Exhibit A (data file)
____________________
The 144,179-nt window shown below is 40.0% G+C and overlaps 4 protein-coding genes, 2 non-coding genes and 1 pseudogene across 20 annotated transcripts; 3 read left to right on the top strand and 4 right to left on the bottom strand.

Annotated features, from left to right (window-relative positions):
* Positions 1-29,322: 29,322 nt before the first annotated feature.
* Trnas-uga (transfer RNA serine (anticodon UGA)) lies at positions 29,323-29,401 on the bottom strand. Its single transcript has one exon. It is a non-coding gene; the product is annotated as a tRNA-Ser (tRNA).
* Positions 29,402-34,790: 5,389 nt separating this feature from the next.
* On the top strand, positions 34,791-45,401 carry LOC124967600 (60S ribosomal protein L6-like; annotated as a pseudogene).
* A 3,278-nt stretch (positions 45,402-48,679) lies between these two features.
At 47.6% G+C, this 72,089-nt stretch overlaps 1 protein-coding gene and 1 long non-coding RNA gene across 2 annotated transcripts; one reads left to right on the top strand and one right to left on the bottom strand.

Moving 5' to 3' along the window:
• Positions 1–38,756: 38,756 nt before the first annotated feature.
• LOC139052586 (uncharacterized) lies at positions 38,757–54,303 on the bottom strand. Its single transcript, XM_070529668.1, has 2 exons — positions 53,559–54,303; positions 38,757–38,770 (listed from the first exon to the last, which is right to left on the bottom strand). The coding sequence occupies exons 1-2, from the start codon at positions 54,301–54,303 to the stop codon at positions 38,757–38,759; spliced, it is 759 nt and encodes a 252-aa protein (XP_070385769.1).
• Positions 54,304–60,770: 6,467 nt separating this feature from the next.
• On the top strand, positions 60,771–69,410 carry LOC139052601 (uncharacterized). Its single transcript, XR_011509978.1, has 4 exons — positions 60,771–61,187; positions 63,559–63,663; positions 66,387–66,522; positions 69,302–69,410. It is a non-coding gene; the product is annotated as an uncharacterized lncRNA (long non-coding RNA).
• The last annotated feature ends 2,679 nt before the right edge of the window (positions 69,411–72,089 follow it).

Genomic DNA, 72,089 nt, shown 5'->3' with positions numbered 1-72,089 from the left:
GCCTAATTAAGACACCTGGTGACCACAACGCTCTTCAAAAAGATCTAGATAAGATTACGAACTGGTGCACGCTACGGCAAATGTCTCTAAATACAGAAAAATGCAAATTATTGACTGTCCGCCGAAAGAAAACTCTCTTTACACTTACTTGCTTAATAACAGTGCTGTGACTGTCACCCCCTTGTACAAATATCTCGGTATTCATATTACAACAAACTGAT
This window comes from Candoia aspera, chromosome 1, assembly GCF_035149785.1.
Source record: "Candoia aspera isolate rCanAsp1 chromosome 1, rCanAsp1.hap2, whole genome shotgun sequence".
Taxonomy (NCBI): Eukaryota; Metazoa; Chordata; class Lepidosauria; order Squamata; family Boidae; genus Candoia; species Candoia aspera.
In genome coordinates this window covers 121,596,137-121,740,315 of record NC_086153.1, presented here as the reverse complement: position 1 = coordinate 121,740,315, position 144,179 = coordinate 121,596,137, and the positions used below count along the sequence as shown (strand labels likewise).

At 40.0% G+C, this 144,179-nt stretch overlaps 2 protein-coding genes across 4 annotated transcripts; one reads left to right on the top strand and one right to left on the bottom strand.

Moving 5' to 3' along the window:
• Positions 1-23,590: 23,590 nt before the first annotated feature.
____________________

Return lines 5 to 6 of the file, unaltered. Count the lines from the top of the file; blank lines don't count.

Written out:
* Positions 29,402-34,790: 5,389 nt separating this feature from the next.
* On the top strand, positions 34,791-45,401 carry LOC124967600 (60S ribosomal protein L6-like; annotated as a pseudogene).